Class
Virus
Platform
DOS

Parent class: VirWare

Viruses and worms are malicious programs that self-replicate on computers or via computer networks without the user being aware; each subsequent copy of such malicious programs is also able to self-replicate. Malicious programs which spread via networks or infect remote machines when commanded to do so by the “owner” (e.g. Backdoors) or programs that create multiple copies that are unable to self-replicate are not part of the Viruses and Worms subclass. The main characteristic used to determine whether or not a program is classified as a separate behaviour within the Viruses and Worms subclass is how the program propagates (i.e. how the malicious program spreads copies of itself via local or network resources.) Most known worms are spread as files sent as email attachments, via a link to a web or FTP resource, via a link sent in an ICQ or IRC message, via P2P file sharing networks etc. Some worms spread as network packets; these directly penetrate the computer memory, and the worm code is then activated. Worms use the following techniques to penetrate remote computers and launch copies of themselves: social engineering (for example, an email message suggesting the user opens an attached file), exploiting network configuration errors (such as copying to a fully accessible disk), and exploiting loopholes in operating system and application security. Viruses can be divided in accordance with the method used to infect a computer:
  • file viruses
  • boot sector viruses
  • macro viruses
  • script viruses
Any program within this subclass can have additional Trojan functions. It should also be noted that many worms use more than one method in order to spread copies via networks.

Class: Virus

Viruses replicate on the resources of the local machine. Unlike worms, viruses do not use network services to propagate or penetrate other computers. A copy of a virus will reach remote computers only if the infected object is, for some reason unrelated to the virus function, activated on another computer. For example: when infecting accessible disks, a virus penetrates a file located on a network resource a virus copies itself to a removable storage device or infects a file on a removable device a user sends an email with an infected attachment.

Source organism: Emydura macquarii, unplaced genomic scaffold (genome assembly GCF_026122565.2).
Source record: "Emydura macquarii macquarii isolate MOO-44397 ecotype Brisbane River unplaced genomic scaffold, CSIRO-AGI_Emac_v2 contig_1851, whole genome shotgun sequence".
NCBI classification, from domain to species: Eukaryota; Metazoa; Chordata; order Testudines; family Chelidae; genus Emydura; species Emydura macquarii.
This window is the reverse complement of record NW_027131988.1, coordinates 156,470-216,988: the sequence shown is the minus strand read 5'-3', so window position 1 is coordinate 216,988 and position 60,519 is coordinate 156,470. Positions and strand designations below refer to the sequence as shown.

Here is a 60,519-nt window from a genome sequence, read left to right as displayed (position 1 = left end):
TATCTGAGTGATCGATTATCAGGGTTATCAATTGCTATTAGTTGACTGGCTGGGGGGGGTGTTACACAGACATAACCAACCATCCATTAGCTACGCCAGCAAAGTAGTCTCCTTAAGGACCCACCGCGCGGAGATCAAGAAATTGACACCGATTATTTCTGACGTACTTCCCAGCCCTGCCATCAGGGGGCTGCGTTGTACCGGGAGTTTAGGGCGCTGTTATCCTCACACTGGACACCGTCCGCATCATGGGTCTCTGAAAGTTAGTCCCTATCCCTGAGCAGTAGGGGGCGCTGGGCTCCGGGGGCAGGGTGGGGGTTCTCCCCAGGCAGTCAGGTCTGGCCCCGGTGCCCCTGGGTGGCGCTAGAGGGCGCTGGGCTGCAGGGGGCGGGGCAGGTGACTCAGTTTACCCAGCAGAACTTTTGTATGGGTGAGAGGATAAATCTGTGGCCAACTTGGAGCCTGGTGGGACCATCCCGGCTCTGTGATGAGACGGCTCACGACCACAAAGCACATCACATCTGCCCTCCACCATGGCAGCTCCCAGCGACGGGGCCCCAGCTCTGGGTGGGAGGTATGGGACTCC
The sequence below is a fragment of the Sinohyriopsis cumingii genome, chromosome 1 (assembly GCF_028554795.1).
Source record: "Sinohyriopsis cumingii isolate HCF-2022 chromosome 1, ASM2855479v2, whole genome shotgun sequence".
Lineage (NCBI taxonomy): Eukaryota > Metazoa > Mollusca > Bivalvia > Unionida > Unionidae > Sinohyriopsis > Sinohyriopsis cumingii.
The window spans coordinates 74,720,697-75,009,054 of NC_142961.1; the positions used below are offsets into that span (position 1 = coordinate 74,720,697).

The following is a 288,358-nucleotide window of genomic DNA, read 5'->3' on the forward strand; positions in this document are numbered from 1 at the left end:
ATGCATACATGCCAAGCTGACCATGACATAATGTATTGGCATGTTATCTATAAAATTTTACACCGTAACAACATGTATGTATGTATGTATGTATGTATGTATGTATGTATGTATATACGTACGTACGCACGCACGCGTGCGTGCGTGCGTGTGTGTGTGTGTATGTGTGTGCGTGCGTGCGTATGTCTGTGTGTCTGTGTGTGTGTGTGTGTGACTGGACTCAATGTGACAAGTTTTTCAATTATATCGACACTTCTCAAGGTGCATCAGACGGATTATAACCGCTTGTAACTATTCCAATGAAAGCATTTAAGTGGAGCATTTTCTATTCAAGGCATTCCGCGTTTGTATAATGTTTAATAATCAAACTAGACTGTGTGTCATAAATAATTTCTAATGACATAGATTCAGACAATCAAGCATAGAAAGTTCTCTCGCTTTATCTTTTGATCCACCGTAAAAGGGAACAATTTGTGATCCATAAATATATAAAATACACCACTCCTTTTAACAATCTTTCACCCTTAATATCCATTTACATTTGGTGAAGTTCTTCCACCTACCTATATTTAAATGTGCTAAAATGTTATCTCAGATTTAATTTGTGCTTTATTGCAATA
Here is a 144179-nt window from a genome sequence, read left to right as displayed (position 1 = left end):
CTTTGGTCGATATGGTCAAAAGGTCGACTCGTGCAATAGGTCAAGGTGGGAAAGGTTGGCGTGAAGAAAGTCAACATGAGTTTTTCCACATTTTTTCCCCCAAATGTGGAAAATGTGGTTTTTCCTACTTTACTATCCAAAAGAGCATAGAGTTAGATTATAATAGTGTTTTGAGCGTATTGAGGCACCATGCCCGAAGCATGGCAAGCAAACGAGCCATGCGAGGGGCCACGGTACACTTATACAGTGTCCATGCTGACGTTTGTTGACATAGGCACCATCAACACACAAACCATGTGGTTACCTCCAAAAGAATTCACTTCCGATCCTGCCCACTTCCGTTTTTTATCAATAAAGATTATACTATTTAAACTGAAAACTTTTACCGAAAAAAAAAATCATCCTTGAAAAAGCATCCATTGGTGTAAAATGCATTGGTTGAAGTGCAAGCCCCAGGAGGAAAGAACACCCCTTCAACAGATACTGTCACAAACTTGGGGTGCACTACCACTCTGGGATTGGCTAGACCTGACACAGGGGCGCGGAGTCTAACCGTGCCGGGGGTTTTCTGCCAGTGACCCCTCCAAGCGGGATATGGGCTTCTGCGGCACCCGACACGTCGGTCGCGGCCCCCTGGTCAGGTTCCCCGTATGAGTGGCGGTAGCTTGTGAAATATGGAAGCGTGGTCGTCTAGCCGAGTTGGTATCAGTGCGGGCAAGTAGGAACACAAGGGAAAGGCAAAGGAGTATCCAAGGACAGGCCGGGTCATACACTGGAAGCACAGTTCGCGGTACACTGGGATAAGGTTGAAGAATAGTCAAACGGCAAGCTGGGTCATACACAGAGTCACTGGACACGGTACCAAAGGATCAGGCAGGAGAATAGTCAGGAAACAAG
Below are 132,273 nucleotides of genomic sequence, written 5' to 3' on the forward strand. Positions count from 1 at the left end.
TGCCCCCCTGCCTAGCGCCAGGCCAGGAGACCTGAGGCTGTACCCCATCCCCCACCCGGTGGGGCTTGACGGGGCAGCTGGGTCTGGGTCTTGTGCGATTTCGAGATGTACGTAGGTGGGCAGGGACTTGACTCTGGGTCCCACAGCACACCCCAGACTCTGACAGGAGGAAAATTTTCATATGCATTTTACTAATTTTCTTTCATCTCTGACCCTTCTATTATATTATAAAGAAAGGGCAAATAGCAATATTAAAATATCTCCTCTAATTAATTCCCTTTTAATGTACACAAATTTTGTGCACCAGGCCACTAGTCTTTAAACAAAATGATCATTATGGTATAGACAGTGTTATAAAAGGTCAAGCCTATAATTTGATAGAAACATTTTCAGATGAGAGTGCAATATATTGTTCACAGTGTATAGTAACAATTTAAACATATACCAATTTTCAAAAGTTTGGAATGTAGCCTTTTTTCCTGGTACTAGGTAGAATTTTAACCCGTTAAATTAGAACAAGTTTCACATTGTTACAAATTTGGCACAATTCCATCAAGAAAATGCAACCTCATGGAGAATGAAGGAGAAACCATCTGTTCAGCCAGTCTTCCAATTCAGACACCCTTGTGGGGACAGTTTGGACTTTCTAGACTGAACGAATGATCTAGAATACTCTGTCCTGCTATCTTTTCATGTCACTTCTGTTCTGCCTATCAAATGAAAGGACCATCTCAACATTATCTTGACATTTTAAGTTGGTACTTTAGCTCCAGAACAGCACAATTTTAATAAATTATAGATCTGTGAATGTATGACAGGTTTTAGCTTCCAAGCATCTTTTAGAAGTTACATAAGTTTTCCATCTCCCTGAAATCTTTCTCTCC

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Platform: DOS

No platform description

Description

Technical Details

It is a very dangerous resident virus. It affects .EXE-files in the current disk directory, where a file is being run from or opened in. An infected file is being searched by the FindFirst and FindNext functions and not necessarily coincides with a file being opened or executed. On infecting, "Alabama" uses FCB-functions for work with files, appends to the file end; incorrect infection is possible. In an infected file the time of last modification is set to 62 seconds.

This infector tries to "survive" a reboot - for this purpose it sets INT 9h (keyboard), hooks the Alt-Ctrl-Del combination, then turns off the screen and calls the boot procedure (INT 19h). During this operation the codes of the virus are not erased.

Depending on the current time "Alabama" might displays the messages:




+-----------------------------------------------------+



? SOFTWARE COPIES ARE PROHIBITED BY INTERNATIONAL LAW ?



?                                                     ?



?          Box 1055 Tuscambia ALABAMA                 ?



+-----------------------------------------------------+



The virus hooks INT 9, 21h, contains the text string "????????EXE" and doesn't have destructive functions. But it works incorrectly with files and the memory - might hang up the system.

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